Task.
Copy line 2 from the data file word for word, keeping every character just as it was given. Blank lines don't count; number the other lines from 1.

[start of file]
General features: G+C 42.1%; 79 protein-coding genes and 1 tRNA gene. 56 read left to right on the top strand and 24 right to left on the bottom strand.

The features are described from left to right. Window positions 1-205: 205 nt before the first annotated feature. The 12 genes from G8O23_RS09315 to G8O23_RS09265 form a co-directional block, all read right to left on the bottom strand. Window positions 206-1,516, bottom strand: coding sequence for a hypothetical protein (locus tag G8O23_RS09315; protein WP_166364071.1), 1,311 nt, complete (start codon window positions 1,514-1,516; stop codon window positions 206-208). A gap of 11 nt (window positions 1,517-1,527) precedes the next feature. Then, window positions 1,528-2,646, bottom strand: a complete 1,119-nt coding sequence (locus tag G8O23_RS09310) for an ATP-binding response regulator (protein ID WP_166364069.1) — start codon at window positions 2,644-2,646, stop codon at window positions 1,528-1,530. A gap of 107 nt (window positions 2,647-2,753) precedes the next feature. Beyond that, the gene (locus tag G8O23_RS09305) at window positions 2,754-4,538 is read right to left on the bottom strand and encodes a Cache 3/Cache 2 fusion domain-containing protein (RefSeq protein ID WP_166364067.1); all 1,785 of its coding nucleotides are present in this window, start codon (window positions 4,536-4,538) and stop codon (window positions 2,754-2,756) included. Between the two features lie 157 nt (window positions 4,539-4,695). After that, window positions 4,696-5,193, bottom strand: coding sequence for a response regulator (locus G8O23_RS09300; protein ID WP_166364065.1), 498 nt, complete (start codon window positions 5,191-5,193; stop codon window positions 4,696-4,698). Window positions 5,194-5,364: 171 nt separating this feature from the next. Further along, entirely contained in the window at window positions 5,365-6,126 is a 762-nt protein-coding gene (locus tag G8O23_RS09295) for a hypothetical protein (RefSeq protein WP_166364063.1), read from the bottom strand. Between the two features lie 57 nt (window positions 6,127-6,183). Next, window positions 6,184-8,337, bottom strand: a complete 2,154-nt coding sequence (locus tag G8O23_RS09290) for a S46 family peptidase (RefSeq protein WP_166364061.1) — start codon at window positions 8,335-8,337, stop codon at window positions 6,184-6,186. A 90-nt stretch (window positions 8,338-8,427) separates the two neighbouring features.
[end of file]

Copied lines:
The features are described from left to right. Window positions 1-205: 205 nt before the first annotated feature. The 12 genes from G8O23_RS09315 to G8O23_RS09265 form a co-directional block, all read right to left on the bottom strand. Window positions 206-1,516, bottom strand: coding sequence for a hypothetical protein (locus tag G8O23_RS09315; protein WP_166364071.1), 1,311 nt, complete (start codon window positions 1,514-1,516; stop codon window positions 206-208). A gap of 11 nt (window positions 1,517-1,527) precedes the next feature. Then, window positions 1,528-2,646, bottom strand: a complete 1,119-nt coding sequence (locus tag G8O23_RS09310) for an ATP-binding response regulator (protein ID WP_166364069.1) — start codon at window positions 2,644-2,646, stop codon at window positions 1,528-1,530. A gap of 107 nt (window positions 2,647-2,753) precedes the next feature. Beyond that, the gene (locus tag G8O23_RS09305) at window positions 2,754-4,538 is read right to left on the bottom strand and encodes a Cache 3/Cache 2 fusion domain-containing protein (RefSeq protein ID WP_166364067.1); all 1,785 of its coding nucleotides are present in this window, start codon (window positions 4,536-4,538) and stop codon (window positions 2,754-2,756) included. Between the two features lie 157 nt (window positions 4,539-4,695). After that, window positions 4,696-5,193, bottom strand: coding sequence for a response regulator (locus G8O23_RS09300; protein ID WP_166364065.1), 498 nt, complete (start codon window positions 5,191-5,193; stop codon window positions 4,696-4,698). Window positions 5,194-5,364: 171 nt separating this feature from the next. Further along, entirely contained in the window at window positions 5,365-6,126 is a 762-nt protein-coding gene (locus tag G8O23_RS09295) for a hypothetical protein (RefSeq protein WP_166364063.1), read from the bottom strand. Between the two features lie 57 nt (window positions 6,127-6,183). Next, window positions 6,184-8,337, bottom strand: a complete 2,154-nt coding sequence (locus tag G8O23_RS09290) for a S46 family peptidase (RefSeq protein WP_166364061.1) — start codon at window positions 8,335-8,337, stop codon at window positions 6,184-6,186. A 90-nt stretch (window positions 8,338-8,427) separates the two neighbouring features.